A New York City lawmaker said Thursday that an animal rights activist should apologize for comparing horse-drawn carriages in Central Park to the Holocaust.
Councilman David Greenfield issued a sharply worded statement, saying that Russell Simmons, a fashion magnate, “crossed the line” by comparing the suffering of animals to the six million Jews killed during World War II.
“Russell Simmons means well, but has crossed the line in comparing horse carriages to the Holocaust and owes the Jewish community an apology,” Greenfield said. “The Holocaust was the most horrendous act of genocide in modern history. Nothing should be compared to the systemic abuse, torture and murder of over 6 million human beings.”
Simmons, an African-American who also compared the horses to the plight of slavery, refused to apologize, telling the Observer that he used his words carefully.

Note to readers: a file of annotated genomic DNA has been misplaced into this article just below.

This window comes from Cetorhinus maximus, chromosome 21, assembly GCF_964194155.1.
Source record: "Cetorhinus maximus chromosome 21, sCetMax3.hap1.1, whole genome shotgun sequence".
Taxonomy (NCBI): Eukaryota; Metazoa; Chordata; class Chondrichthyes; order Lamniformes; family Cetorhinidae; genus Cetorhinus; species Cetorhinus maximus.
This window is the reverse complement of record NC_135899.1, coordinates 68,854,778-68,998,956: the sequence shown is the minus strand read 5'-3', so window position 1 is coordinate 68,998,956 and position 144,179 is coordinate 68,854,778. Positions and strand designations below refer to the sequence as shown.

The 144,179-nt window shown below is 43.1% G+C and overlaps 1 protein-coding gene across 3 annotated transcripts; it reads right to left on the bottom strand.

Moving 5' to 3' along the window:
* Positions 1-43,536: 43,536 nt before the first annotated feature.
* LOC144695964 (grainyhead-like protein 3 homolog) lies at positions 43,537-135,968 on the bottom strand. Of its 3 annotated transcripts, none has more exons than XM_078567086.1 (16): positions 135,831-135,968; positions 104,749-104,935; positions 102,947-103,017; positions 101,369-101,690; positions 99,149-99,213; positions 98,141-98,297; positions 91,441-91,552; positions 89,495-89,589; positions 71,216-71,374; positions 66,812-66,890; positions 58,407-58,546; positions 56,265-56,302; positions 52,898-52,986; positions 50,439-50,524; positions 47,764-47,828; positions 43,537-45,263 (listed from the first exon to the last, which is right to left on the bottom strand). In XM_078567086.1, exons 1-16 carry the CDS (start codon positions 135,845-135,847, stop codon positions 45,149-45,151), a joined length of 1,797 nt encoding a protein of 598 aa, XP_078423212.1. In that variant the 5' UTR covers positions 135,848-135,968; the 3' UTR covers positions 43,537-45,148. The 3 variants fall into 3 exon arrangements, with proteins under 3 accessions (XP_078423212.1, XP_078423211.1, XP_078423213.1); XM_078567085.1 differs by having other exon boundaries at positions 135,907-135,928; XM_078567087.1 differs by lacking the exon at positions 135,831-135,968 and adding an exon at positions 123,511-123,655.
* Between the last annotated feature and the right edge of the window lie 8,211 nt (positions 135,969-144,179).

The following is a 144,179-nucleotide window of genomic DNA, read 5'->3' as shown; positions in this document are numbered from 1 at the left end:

“If the councilman is that upset, then I’m sorry,” Simmons said, “but my intention is not to offend the Jewish community but wake up the human family. We all agree the Holocaust is a horrific event.”
Greenfield insinuated that the latest comment may lead him to vote not to ban the carriages, something which Mayor Bill de Blasio promised in the run-up to his mayoral campaign in 2013.
“Quite frankly, I am one of many council members who is undecided on the horse-carriage ban,” Greenfield said. “Mr. Simmons doesn’t help his cause when he engages in outrageous hyperbole that minimizes the murder of much of my grandparents’ family.”